The "Sonata à 4" by Johann Vierdanck, in which a concerted solo part for the cornet is contrasted with a tutti of three trombones, has been called the first German solo concerto. It is wonderfully conceived in terms of the instruments it is written for, the majestic sound of the trombone trio combining perfectly with the more agile cornett, which incorporates into it's part diminutions in the old Italian tradition.
The church duties of the Stadtpfeifer are represented here by a performance of the Magnificat à 5 by Melchior Vulpius. It is the only untexted Magnificat out of the twelve by him, contained in the Pelplin Organ Book, and may have been intended for instrumental performance, the individual movements being played between sung sections of the Magnificat.
Giovanni Martino Cesare (ca. 1590-1667) was employed as a cornettist at the court of Duke Maximilian in Munich. Vocal works by him also appear in important anthologies of the time.
Christian Erbach (ca. 1570-1635) enjoyed a wide reputation as teacher, organist, and composer of both vocal and instrumental music in his day. He spent all his working life in Augsburg, where he was for some years head of the Stadtpfeifer.
Valentin Haussmann (ca. 1570-1614) published numerous collections of dance-songs and instrumental dances, which mark a landmark in the development of German instrumental music.
Isaac Posch († 1622 or 23) and Paul Peuerl (1570-1613) both worked as organists and organ builders in Austria, and both made a significant contribution to the development of the dance suite.
Samuel Scheidt (1587-1654) and Johann Hermann Schein (1586-1630) are held, together with Heinrich Schütz, to be the most important composers of the German early Baroque period. Most of Scheidt's instrumental ensemble music has been lost, and his fame now rests mainly on his organ music. Schein's instrumental music represented only a small part of his output but in this genre, as in every other, he showed himself to be a great master.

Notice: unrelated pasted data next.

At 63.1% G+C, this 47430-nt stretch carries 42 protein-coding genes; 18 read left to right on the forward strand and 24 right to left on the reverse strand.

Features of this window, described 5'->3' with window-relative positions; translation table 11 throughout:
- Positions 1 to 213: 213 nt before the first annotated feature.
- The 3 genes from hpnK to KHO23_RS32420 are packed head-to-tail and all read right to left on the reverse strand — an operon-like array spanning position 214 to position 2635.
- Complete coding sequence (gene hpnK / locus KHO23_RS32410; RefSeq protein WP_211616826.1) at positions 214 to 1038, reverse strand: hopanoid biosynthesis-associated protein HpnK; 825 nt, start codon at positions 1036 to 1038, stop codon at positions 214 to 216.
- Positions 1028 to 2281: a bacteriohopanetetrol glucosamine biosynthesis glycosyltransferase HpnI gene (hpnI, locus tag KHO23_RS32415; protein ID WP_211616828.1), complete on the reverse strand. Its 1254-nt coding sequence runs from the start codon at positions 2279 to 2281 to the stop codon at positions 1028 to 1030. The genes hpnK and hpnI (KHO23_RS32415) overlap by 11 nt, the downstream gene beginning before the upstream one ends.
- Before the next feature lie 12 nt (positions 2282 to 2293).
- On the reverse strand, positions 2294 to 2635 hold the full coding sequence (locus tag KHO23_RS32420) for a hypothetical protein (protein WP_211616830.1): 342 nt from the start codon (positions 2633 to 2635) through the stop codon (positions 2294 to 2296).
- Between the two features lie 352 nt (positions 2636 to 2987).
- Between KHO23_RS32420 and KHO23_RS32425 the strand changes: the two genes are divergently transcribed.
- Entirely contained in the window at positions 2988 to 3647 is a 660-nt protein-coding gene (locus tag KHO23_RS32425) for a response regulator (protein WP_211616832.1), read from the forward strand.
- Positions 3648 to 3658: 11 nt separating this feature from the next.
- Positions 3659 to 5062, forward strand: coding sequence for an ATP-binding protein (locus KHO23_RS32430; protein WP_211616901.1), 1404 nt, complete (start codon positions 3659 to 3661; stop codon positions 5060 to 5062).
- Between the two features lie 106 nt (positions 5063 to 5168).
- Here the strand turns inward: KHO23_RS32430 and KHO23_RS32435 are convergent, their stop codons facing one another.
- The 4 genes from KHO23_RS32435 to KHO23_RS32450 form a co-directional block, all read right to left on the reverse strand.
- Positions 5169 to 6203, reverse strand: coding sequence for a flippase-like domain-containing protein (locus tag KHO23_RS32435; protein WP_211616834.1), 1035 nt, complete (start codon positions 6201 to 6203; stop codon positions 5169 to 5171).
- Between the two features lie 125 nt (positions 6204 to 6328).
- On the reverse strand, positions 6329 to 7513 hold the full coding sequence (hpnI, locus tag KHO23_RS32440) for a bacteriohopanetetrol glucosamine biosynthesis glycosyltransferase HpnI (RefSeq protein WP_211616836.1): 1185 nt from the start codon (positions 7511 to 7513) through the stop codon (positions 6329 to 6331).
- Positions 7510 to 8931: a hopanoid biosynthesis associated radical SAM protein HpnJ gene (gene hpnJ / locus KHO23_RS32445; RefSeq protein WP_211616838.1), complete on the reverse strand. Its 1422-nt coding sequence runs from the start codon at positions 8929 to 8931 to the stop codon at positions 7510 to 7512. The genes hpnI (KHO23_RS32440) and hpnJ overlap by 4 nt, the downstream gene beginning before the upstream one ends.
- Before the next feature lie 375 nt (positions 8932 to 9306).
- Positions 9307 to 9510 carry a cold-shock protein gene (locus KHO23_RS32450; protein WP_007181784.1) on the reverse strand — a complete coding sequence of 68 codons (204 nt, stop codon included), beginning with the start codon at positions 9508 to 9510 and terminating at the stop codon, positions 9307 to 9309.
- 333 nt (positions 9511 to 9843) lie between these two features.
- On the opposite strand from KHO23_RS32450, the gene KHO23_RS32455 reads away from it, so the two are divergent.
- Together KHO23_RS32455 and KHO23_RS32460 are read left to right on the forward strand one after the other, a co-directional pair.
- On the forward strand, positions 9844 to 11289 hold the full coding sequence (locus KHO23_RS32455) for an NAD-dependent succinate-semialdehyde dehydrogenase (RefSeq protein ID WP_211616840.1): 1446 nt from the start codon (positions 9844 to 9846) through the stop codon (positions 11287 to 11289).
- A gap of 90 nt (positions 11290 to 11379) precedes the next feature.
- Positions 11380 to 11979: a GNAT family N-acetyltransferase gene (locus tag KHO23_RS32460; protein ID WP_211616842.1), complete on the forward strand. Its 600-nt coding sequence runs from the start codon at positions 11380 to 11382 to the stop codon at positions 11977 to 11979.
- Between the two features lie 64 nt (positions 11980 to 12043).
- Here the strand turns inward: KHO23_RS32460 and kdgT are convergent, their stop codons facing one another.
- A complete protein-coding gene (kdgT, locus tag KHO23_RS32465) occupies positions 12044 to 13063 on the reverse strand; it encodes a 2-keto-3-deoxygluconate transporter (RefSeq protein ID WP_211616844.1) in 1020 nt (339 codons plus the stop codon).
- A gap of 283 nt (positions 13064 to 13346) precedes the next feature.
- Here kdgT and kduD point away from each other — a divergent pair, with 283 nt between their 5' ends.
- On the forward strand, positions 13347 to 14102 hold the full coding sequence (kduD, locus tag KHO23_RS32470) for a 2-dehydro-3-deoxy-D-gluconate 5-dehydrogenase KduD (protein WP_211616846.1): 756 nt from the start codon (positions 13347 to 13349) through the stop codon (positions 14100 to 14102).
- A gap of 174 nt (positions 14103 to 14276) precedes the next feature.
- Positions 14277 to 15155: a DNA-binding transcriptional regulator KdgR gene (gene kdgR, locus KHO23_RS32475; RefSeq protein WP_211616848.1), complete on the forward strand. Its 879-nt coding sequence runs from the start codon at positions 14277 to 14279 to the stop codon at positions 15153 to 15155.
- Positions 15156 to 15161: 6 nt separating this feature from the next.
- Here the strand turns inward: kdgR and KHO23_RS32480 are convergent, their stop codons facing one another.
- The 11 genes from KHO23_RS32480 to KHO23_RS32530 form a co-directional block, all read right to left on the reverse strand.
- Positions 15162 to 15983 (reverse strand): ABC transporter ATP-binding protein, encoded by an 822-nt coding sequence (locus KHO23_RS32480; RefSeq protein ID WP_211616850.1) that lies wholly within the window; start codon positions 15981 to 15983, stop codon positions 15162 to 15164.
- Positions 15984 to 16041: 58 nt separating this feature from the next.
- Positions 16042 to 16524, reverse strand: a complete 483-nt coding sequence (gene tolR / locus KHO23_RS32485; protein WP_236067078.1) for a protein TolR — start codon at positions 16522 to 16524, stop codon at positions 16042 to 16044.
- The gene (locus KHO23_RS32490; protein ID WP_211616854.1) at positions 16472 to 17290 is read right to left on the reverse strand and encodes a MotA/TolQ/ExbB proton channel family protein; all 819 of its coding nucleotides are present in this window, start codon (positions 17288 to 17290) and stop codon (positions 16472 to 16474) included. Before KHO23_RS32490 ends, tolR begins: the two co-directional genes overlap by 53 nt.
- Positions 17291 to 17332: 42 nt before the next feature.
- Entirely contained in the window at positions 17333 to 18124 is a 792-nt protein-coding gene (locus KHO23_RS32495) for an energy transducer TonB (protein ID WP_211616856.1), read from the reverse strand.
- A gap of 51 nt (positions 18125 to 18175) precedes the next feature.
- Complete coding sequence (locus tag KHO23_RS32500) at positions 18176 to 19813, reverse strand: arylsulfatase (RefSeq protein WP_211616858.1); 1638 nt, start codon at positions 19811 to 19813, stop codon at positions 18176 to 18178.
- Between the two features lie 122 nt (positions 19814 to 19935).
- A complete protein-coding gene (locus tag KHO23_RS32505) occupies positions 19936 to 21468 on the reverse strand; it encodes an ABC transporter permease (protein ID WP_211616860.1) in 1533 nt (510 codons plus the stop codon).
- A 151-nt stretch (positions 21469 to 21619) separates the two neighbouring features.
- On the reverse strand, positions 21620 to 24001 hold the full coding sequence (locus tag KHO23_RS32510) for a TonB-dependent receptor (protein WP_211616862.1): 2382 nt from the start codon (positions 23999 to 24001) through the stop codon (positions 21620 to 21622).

Johann Vierdanck (1605-1646) was a choirboy under Heinrich Schütz and was later employed as a violinist and cornettist in the Dresden Hofkapelle before taking up an appointment as organist in Stralsund.
Melchior Vulpius (ca. 1570-1615) was an important composer of Lutheran church music, writing 400 hymns and almost 200 motets.
was founded in 1976 as an ensemble specializing in the performance of 16th and 17th century music on historical instruments. An intensive study of performance practice sources, playing techniques and original instruments of the period has enabled the group to develop an appropriate musical style which differs considerably from that of the late-baroque. Tensely-strung violins, playing with light, short, bows which favour a speech-like articulation, authentic mouthpieces for the cornetts and sackbutts, which produce a clear brilliant sound, and performing at chorton pitch (ca. a semitone higher than modern pitch) all contribute to Musica Fiata's unique sound.
The group is based in Cologne and apart from giving concerts in Germany, Musica Fiata has performed in Spain, Italy, Israel, Belgium, Holland, Switzerland, France, Austria, Sweden and Finnland. The ensemble's exemplary performances have resulted in invitations to the most important festivals throughout Europe.